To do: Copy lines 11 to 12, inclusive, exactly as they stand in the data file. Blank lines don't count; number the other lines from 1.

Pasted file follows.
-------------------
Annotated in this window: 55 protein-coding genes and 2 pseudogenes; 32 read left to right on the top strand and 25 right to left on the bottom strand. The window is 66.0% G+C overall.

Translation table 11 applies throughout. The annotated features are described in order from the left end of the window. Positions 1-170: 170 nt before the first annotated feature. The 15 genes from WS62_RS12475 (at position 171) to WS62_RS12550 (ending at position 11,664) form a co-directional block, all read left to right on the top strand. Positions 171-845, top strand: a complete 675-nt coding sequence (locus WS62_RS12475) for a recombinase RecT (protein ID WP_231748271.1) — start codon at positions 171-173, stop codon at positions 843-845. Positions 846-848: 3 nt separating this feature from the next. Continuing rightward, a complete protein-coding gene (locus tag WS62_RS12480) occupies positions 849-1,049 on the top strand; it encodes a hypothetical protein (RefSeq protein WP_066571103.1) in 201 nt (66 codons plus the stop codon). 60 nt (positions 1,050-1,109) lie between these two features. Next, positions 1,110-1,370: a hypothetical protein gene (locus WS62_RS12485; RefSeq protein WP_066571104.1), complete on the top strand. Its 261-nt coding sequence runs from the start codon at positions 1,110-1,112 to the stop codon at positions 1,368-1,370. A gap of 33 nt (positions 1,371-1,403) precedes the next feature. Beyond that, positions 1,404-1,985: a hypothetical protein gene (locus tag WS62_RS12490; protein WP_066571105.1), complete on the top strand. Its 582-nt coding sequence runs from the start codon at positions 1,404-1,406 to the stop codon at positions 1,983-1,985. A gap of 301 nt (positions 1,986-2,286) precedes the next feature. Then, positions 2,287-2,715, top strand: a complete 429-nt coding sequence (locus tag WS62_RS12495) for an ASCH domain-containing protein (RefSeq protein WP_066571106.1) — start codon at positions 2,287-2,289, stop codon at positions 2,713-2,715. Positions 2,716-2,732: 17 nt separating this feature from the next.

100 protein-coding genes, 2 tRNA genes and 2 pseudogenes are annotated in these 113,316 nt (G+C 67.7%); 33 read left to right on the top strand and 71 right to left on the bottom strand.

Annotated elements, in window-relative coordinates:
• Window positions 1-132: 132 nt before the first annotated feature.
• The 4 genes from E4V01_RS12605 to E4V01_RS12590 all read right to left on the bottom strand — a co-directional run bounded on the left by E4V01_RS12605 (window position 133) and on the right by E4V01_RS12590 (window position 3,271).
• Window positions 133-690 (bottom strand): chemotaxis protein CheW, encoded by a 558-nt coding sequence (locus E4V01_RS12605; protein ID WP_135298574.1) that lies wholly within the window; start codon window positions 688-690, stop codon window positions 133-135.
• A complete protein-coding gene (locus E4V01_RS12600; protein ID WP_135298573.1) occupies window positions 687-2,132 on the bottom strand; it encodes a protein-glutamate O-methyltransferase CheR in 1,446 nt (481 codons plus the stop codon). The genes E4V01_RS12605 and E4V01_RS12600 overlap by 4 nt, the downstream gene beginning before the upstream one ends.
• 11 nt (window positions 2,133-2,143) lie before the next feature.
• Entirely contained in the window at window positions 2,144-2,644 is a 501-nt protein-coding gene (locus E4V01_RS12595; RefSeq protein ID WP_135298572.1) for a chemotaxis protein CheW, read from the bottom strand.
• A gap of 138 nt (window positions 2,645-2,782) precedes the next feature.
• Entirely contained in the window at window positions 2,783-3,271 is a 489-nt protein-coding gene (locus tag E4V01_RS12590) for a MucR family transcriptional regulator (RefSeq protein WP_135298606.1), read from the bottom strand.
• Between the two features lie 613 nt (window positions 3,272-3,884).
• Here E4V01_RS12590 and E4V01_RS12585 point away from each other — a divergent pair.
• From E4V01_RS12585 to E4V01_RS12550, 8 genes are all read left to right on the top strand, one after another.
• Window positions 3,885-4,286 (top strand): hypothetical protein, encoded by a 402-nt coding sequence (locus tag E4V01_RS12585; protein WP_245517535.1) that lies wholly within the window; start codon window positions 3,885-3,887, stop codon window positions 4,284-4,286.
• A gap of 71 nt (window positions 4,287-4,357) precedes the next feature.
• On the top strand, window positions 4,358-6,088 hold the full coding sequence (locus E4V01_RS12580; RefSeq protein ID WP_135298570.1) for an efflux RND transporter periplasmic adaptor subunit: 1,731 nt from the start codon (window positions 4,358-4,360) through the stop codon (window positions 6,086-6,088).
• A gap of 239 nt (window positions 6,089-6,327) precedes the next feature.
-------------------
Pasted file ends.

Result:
• A gap of 138 nt (window positions 2,645-2,782) precedes the next feature.
• Entirely contained in the window at window positions 2,783-3,271 is a 489-nt protein-coding gene (locus tag E4V01_RS12590) for a MucR family transcriptional regulator (RefSeq protein WP_135298606.1), read from the bottom strand.